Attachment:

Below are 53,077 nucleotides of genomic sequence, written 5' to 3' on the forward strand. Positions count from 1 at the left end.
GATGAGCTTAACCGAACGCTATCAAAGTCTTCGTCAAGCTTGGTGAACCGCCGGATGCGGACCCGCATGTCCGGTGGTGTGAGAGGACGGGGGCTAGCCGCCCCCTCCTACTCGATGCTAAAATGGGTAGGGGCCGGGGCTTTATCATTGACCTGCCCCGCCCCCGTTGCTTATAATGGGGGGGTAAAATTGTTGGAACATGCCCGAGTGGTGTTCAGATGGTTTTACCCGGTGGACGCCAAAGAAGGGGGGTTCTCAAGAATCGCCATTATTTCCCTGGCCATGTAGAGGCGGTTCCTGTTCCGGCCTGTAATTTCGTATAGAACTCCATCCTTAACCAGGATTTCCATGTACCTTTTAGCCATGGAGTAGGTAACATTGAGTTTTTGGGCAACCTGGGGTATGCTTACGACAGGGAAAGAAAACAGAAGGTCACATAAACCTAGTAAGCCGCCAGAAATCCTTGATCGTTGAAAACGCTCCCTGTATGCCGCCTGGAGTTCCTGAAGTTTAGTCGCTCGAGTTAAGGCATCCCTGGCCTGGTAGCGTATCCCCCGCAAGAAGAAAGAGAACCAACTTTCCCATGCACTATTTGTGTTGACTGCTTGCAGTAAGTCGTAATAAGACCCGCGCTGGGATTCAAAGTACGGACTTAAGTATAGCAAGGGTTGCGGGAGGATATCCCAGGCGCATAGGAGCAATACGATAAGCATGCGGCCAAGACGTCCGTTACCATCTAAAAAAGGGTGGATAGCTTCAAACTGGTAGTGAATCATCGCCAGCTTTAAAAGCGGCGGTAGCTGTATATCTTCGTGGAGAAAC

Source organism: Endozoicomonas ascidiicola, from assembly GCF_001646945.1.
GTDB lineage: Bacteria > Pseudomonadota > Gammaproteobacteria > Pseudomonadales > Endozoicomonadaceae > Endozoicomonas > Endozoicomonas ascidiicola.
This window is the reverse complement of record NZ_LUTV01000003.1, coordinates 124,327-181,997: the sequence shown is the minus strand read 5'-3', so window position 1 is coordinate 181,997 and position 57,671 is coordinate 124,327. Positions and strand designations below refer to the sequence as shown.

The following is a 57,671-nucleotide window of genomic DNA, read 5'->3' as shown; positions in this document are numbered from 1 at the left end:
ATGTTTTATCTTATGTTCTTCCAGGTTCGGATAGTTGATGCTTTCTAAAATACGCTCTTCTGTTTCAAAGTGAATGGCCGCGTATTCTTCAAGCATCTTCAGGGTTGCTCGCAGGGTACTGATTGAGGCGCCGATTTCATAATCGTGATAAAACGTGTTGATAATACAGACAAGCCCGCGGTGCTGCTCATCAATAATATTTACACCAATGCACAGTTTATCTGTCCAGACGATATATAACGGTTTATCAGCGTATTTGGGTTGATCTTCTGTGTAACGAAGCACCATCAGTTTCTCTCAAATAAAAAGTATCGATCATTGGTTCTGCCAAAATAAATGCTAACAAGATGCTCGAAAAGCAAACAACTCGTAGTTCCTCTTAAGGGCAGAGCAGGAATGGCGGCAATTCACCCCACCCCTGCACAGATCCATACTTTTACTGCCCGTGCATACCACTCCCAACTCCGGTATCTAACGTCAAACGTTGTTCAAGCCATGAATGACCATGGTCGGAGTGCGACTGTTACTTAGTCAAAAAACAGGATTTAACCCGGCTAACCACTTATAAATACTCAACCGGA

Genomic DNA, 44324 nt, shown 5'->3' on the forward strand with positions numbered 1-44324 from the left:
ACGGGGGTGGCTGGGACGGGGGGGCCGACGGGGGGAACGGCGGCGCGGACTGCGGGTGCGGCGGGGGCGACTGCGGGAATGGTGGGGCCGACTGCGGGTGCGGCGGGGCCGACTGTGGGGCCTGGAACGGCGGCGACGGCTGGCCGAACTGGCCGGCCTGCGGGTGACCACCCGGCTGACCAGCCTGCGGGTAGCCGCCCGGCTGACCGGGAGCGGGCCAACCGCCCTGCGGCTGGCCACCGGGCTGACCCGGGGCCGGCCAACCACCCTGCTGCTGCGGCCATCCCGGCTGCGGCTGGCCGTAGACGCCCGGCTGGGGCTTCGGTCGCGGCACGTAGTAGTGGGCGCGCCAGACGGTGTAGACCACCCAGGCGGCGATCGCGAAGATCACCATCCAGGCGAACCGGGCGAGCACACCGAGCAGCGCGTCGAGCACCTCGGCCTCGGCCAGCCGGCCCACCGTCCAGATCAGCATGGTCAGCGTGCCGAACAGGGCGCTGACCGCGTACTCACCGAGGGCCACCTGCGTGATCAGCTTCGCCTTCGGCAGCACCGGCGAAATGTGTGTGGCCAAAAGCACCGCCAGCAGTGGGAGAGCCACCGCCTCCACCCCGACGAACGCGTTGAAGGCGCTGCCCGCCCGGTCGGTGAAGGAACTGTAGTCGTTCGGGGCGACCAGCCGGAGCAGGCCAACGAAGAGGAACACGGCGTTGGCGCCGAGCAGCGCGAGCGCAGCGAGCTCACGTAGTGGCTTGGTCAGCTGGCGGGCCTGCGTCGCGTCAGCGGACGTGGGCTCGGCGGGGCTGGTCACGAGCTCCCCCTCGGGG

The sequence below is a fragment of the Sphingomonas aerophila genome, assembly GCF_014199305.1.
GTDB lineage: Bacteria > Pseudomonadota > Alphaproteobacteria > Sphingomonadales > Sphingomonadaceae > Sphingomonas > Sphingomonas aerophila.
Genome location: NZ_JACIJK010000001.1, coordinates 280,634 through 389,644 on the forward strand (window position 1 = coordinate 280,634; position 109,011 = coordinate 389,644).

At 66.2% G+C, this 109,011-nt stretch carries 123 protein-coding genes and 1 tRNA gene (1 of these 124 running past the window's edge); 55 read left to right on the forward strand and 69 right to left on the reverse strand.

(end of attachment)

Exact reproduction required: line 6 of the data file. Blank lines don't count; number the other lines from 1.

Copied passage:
The following is a 57,671-nucleotide window of genomic DNA, read 5'->3' as shown; positions in this document are numbered from 1 at the left end: